Over the past ten days, we’ve had the privilege of using the HTC Sensation 4G. Now that the phone is officially available at T-Mobile stores across the nation, we’re sharing our thoughts on the phone to give you a closer look at the handset’s hardware and software.
The design of the HTC Sensation 4G is truly unique. The exterior body is comprised of a removable contoured aluminum and plastic shell that wraps around the back and sides with a curved glass screen on the front. The 4.3-inch qHD display (960 x 540 pixels) is covered in Gorilla Glass, but also features raised edges to reduce contact when the handset is placed face-down. Below the screen are the standard four capacitive buttons, while the Sensation’s front-facing VGA camera is located above the screen to the right of the speaker grill.
The volume rocker and microUSB port are located on the left side of the phone. The right side has been left completely bare. The top of the phone features the power button and 3.5mm headphone. Flipping the phone over reveals the 8 megapixel camera (capable of recording 1080p HD video) and dual-LED flash in the top left corner and the speaker phone directly to the right. Removing the shell reveals the battery (1520 mAh), microSD card (8 GB included) and the SIM card.
The remaining handset features include a Qualcomm 1.2 GHz dual-core Snapdragon processor, 768 MB RAM, 4 GB internal storage (1 GB user accessible), GPS, Bluetooth 3.0 and Wi-Fi 802.11 b/g/n all crammed inside a phone measuring 126.1mm x 65.4mm x 11.3mm and weighing only 148 grams.
Anyone who owns or has used the HTC EVO 4G or the HTC Inspire 4G will find that the Sensation 4G feels a lot smaller. The reason for this is the 16:9 aspect ratio of the 4.3-inch qHD display. This has allowed HTC to reduce the width of the HTC Sensation 4G by nearly 2.5mm compared to their older handsets with 4.3-inch displays.
Some of you may have heard about the HTC Sensation’s “death grip” issues over the past few weeks. I have experienced them myself, but it’s certainly not an issue users should worry about. The HTC Sensation 4G loses Wi-Fi and Bluetooth signal strength when the two plastic panels on the back of the phone are touched by a single hand. The issue is quite easy to replicate. But in the ten days I’ve used the phone, I’ve only experienced the issue twice during regular use.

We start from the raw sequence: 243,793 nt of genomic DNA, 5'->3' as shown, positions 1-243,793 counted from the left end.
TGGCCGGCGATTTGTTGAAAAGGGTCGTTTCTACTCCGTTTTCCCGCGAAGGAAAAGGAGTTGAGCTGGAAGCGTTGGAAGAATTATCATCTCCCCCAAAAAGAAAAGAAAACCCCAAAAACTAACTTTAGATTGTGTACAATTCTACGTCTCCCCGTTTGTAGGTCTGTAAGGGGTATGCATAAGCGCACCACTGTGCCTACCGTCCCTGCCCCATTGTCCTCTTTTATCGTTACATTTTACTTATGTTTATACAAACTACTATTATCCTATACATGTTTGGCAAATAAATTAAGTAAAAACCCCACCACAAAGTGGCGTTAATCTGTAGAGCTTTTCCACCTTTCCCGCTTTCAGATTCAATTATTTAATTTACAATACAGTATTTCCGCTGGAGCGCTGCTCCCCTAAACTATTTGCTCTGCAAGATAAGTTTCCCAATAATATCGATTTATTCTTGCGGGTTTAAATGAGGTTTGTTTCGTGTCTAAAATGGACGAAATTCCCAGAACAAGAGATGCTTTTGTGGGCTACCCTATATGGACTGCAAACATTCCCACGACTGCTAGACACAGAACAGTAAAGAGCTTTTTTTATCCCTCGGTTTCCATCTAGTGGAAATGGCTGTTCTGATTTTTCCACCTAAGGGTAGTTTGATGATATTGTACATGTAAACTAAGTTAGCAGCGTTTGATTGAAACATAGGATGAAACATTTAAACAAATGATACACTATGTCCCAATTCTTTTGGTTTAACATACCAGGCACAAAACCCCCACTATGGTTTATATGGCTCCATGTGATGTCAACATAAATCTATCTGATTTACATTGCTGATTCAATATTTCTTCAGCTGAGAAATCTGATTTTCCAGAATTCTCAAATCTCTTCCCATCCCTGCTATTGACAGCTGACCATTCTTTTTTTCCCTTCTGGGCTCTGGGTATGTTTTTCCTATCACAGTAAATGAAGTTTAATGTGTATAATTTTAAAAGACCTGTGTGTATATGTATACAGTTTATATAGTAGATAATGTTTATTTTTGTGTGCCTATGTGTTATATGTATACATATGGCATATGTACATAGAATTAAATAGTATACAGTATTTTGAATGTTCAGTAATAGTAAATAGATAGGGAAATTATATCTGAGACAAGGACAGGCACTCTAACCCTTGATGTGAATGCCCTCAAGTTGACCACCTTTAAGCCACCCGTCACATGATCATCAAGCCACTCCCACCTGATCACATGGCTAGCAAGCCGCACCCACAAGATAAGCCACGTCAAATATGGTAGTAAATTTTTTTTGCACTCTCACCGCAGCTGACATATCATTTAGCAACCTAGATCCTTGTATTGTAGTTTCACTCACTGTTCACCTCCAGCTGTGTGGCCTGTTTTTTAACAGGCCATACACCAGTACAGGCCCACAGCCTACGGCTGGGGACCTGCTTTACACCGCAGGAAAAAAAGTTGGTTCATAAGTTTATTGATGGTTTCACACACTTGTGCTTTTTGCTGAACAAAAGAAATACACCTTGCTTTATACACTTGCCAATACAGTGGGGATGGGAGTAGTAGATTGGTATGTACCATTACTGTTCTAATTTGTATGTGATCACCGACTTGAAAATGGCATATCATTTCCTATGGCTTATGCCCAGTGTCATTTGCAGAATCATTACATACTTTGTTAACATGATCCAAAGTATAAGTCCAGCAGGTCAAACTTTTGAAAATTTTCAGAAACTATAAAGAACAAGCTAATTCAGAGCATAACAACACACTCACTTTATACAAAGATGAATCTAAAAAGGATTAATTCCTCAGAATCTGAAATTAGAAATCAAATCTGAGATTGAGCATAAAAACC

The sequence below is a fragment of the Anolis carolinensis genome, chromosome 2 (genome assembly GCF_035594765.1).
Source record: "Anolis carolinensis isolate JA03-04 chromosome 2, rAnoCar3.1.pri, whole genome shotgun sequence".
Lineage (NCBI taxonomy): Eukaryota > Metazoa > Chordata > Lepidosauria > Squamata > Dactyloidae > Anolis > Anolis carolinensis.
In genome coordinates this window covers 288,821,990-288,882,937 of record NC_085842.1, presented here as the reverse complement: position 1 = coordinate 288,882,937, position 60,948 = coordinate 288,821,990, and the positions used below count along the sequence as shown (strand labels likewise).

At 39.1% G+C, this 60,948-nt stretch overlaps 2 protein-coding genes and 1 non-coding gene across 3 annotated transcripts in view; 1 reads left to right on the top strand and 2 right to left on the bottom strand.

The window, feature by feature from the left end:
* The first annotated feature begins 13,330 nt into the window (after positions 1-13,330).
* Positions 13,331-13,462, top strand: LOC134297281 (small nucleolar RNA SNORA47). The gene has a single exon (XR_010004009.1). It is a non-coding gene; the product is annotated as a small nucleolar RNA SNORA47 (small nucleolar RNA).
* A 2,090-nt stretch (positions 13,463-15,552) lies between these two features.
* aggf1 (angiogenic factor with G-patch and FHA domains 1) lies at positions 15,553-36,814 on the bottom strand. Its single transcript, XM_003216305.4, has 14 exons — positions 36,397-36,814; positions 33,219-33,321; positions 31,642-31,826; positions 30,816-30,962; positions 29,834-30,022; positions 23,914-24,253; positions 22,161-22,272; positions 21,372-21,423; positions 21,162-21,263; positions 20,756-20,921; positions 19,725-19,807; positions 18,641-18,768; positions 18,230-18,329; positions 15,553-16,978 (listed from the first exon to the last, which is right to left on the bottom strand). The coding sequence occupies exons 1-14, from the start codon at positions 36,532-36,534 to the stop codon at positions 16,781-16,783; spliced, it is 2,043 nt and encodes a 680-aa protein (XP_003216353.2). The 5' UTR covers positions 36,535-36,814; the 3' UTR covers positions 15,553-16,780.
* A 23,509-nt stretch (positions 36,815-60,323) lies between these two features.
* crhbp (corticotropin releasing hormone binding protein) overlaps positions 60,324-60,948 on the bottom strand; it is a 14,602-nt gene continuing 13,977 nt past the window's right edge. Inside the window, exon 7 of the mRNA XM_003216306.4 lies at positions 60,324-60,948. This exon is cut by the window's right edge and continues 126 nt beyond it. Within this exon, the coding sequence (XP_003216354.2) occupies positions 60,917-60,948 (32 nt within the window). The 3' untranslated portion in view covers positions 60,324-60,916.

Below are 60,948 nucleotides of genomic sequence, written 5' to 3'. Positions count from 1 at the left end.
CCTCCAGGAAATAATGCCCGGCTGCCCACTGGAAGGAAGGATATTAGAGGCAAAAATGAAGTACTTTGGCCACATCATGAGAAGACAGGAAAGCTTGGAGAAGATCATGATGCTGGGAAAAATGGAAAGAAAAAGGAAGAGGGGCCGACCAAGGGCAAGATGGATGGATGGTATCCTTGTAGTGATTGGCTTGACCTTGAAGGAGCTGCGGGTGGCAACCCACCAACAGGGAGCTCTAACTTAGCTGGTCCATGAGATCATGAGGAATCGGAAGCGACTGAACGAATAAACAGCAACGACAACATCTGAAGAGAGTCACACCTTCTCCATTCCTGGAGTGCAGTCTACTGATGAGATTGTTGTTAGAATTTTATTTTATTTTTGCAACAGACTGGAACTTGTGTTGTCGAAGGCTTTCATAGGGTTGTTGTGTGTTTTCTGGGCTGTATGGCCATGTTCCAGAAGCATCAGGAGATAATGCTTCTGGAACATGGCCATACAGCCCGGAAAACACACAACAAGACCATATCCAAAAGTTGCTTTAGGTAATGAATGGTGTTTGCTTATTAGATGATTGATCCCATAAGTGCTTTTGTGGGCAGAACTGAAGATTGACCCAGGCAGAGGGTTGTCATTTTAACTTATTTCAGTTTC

The HTC Sensation 4G is the first phone to be released in North America with HTC Sense 3.0 running on Android 2.3.3. HTC Sense has been around for nearly two years, but the 3.0 iteration of HTC’s custom software has been packed with more eye candy than most people can handle.
At first glance, HTC Sense 3.0 looks nearly identical to the previous version. That all changes once you start interacting with the UI. The first change users will notice is the new unlock screen. Users are able to customize the unlock screen to display the weather, stock, pictures and Twitter and Facebook updates (through Friend Stream), but we found the most useful feature to be its direct application launching capability. Simply select four of your most used apps to display at the bottom of the unlock screen and drag the icon into the unlock circle to immediately launch the app. The concept sounds extremely simple, but it saves valuable seconds if you’re the type of person who checks email and Twitter a few hundred times a day.
Once you get past the lock screen, many of the widgets on the home screen may look the same, but HTC has added 3D layering on everything. Swipe from panel to panel and you’ll notice the flip clock has hinges on the side that hold it together or that the album art of the music widget is actually floating over the glass panel that’s behind it. The home screen still features seven panels, but now you can scroll through them in an endless loop or simply flick your finger to the left or right and watch them all rotate in a 3D caracole.
For years, HTC has been flaunting their weather animations. (I have to admit I’ve always been a huge fan of them). With HTC Sense 3.0, they’ve gone back to the drawing board to create more stunning animation and a more robust application. The new weather application give users more details about the upcoming forecast with projected hourly temperatures, humidity and rain.
We could spend another hour or so going over all the small UI improvements in HTC Sense 3.0, but my suggestion would be to spend some quality time with the phone and see them for yourself.